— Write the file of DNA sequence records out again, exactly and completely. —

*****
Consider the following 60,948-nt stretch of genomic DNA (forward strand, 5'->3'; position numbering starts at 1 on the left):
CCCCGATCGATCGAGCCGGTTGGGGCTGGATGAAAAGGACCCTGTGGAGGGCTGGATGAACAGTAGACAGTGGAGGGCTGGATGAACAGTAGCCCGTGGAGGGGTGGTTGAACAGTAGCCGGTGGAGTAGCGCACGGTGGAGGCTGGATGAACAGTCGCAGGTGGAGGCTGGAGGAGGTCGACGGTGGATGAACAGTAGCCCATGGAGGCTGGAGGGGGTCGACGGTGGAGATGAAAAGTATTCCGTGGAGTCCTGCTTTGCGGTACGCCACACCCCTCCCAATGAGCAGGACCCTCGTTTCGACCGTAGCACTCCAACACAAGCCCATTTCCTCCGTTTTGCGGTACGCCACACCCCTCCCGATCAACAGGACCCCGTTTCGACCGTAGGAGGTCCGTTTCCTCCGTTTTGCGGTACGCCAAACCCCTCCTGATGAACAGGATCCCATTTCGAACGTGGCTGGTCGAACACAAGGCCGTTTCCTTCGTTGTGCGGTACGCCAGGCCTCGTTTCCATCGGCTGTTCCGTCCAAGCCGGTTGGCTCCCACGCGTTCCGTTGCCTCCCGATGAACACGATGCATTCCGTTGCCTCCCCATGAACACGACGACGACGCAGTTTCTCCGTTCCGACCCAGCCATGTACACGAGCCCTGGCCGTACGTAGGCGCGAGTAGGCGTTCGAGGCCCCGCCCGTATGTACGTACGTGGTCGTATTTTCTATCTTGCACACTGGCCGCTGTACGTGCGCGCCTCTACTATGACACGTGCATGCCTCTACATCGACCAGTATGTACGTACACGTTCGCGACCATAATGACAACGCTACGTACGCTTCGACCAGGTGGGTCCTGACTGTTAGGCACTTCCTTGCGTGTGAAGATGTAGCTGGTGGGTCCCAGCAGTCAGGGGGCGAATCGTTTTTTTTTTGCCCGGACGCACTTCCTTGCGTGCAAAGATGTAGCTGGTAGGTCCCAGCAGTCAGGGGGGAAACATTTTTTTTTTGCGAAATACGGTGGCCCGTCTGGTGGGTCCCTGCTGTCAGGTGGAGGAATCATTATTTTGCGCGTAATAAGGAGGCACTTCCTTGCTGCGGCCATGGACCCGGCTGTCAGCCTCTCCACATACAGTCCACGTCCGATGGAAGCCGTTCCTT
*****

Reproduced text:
Consider the following 60,948-nt stretch of genomic DNA (forward strand, 5'->3'; position numbering starts at 1 on the left):
CCCCGATCGATCGAGCCGGTTGGGGCTGGATGAAAAGGACCCTGTGGAGGGCTGGATGAACAGTAGACAGTGGAGGGCTGGATGAACAGTAGCCCGTGGAGGGGTGGTTGAACAGTAGCCGGTGGAGTAGCGCACGGTGGAGGCTGGATGAACAGTCGCAGGTGGAGGCTGGAGGAGGTCGACGGTGGATGAACAGTAGCCCATGGAGGCTGGAGGGGGTCGACGGTGGAGATGAAAAGTATTCCGTGGAGTCCTGCTTTGCGGTACGCCACACCCCTCCCAATGAGCAGGACCCTCGTTTCGACCGTAGCACTCCAACACAAGCCCATTTCCTCCGTTTTGCGGTACGCCACACCCCTCCCGATCAACAGGACCCCGTTTCGACCGTAGGAGGTCCGTTTCCTCCGTTTTGCGGTACGCCAAACCCCTCCTGATGAACAGGATCCCATTTCGAACGTGGCTGGTCGAACACAAGGCCGTTTCCTTCGTTGTGCGGTACGCCAGGCCTCGTTTCCATCGGCTGTTCCGTCCAAGCCGGTTGGCTCCCACGCGTTCCGTTGCCTCCCGATGAACACGATGCATTCCGTTGCCTCCCCATGAACACGACGACGACGCAGTTTCTCCGTTCCGACCCAGCCATGTACACGAGCCCTGGCCGTACGTAGGCGCGAGTAGGCGTTCGAGGCCCCGCCCGTATGTACGTACGTGGTCGTATTTTCTATCTTGCACACTGGCCGCTGTACGTGCGCGCCTCTACTATGACACGTGCATGCCTCTACATCGACCAGTATGTACGTACACGTTCGCGACCATAATGACAACGCTACGTACGCTTCGACCAGGTGGGTCCTGACTGTTAGGCACTTCCTTGCGTGTGAAGATGTAGCTGGTGGGTCCCAGCAGTCAGGGGGCGAATCGTTTTTTTTTTGCCCGGACGCACTTCCTTGCGTGCAAAGATGTAGCTGGTAGGTCCCAGCAGTCAGGGGGGAAACATTTTTTTTTTGCGAAATACGGTGGCCCGTCTGGTGGGTCCCTGCTGTCAGGTGGAGGAATCATTATTTTGCGCGTAATAAGGAGGCACTTCCTTGCTGCGGCCATGGACCCGGCTGTCAGCCTCTCCACATACAGTCCACGTCCGATGGAAGCCGTTCCTT